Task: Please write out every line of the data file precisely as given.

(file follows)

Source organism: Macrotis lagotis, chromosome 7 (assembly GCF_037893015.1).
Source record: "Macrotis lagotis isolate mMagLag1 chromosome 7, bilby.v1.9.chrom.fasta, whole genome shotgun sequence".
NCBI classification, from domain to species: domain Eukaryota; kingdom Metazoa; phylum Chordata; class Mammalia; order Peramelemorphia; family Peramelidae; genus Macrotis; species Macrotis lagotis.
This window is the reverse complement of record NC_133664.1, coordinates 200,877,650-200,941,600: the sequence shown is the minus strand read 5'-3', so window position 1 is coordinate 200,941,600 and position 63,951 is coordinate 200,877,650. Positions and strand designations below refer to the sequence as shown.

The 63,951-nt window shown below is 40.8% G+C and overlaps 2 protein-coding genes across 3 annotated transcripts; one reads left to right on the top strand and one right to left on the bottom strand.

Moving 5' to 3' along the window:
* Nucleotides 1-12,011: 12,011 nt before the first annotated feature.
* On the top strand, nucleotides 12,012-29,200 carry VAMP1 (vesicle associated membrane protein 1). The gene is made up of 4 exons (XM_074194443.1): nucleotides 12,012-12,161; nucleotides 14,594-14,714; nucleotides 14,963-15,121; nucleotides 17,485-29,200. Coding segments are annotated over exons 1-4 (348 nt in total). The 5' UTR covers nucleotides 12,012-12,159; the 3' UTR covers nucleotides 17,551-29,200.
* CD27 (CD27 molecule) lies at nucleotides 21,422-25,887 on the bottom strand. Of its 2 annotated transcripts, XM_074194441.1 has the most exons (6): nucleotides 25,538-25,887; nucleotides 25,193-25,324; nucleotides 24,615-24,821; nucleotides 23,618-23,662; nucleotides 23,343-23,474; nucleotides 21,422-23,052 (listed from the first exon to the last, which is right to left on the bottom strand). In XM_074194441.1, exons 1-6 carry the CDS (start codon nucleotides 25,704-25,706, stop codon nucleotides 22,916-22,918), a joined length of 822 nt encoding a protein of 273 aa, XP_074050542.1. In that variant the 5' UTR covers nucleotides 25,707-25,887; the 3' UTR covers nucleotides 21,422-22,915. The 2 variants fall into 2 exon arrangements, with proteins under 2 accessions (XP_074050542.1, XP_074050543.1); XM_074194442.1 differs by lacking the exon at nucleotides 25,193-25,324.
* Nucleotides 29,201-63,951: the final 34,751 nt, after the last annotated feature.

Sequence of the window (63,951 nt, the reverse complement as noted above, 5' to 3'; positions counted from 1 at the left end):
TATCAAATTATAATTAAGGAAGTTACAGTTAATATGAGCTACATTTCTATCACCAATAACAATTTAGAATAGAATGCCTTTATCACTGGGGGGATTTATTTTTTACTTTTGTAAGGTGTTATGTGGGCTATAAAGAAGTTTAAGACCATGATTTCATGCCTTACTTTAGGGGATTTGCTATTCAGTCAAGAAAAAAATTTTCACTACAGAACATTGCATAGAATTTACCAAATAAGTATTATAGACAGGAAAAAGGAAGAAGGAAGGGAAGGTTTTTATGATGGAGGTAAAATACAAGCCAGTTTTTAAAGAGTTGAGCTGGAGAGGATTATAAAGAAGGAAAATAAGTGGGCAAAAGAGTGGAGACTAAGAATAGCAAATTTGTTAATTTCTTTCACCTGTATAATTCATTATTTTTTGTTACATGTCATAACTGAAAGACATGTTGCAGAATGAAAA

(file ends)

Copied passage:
Source organism: Macrotis lagotis, chromosome 7 (assembly GCF_037893015.1).
Source record: "Macrotis lagotis isolate mMagLag1 chromosome 7, bilby.v1.9.chrom.fasta, whole genome shotgun sequence".
NCBI classification, from domain to species: domain Eukaryota; kingdom Metazoa; phylum Chordata; class Mammalia; order Peramelemorphia; family Peramelidae; genus Macrotis; species Macrotis lagotis.
This window is the reverse complement of record NC_133664.1, coordinates 200,877,650-200,941,600: the sequence shown is the minus strand read 5'-3', so window position 1 is coordinate 200,941,600 and position 63,951 is coordinate 200,877,650. Positions and strand designations below refer to the sequence as shown.

The 63,951-nt window shown below is 40.8% G+C and overlaps 2 protein-coding genes across 3 annotated transcripts; one reads left to right on the top strand and one right to left on the bottom strand.

Moving 5' to 3' along the window:
* Nucleotides 1-12,011: 12,011 nt before the first annotated feature.
* On the top strand, nucleotides 12,012-29,200 carry VAMP1 (vesicle associated membrane protein 1). The gene is made up of 4 exons (XM_074194443.1): nucleotides 12,012-12,161; nucleotides 14,594-14,714; nucleotides 14,963-15,121; nucleotides 17,485-29,200. Coding segments are annotated over exons 1-4 (348 nt in total). The 5' UTR covers nucleotides 12,012-12,159; the 3' UTR covers nucleotides 17,551-29,200.
* CD27 (CD27 molecule) lies at nucleotides 21,422-25,887 on the bottom strand. Of its 2 annotated transcripts, XM_074194441.1 has the most exons (6): nucleotides 25,538-25,887; nucleotides 25,193-25,324; nucleotides 24,615-24,821; nucleotides 23,618-23,662; nucleotides 23,343-23,474; nucleotides 21,422-23,052 (listed from the first exon to the last, which is right to left on the bottom strand). In XM_074194441.1, exons 1-6 carry the CDS (start codon nucleotides 25,704-25,706, stop codon nucleotides 22,916-22,918), a joined length of 822 nt encoding a protein of 273 aa, XP_074050542.1. In that variant the 5' UTR covers nucleotides 25,707-25,887; the 3' UTR covers nucleotides 21,422-22,915. The 2 variants fall into 2 exon arrangements, with proteins under 2 accessions (XP_074050542.1, XP_074050543.1); XM_074194442.1 differs by lacking the exon at nucleotides 25,193-25,324.
* Nucleotides 29,201-63,951: the final 34,751 nt, after the last annotated feature.

Sequence of the window (63,951 nt, the reverse complement as noted above, 5' to 3'; positions counted from 1 at the left end):
TATCAAATTATAATTAAGGAAGTTACAGTTAATATGAGCTACATTTCTATCACCAATAACAATTTAGAATAGAATGCCTTTATCACTGGGGGGATTTATTTTTTACTTTTGTAAGGTGTTATGTGGGCTATAAAGAAGTTTAAGACCATGATTTCATGCCTTACTTTAGGGGATTTGCTATTCAGTCAAGAAAAAAATTTTCACTACAGAACATTGCATAGAATTTACCAAATAAGTATTATAGACAGGAAAAAGGAAGAAGGAAGGGAAGGTTTTTATGATGGAGGTAAAATACAAGCCAGTTTTTAAAGAGTTGAGCTGGAGAGGATTATAAAGAAGGAAAATAAGTGGGCAAAAGAGTGGAGACTAAGAATAGCAAATTTGTTAATTTCTTTCACCTGTATAATTCATTATTTTTTGTTACATGTCATAACTGAAAGACATGTTGCAGAATGAAAA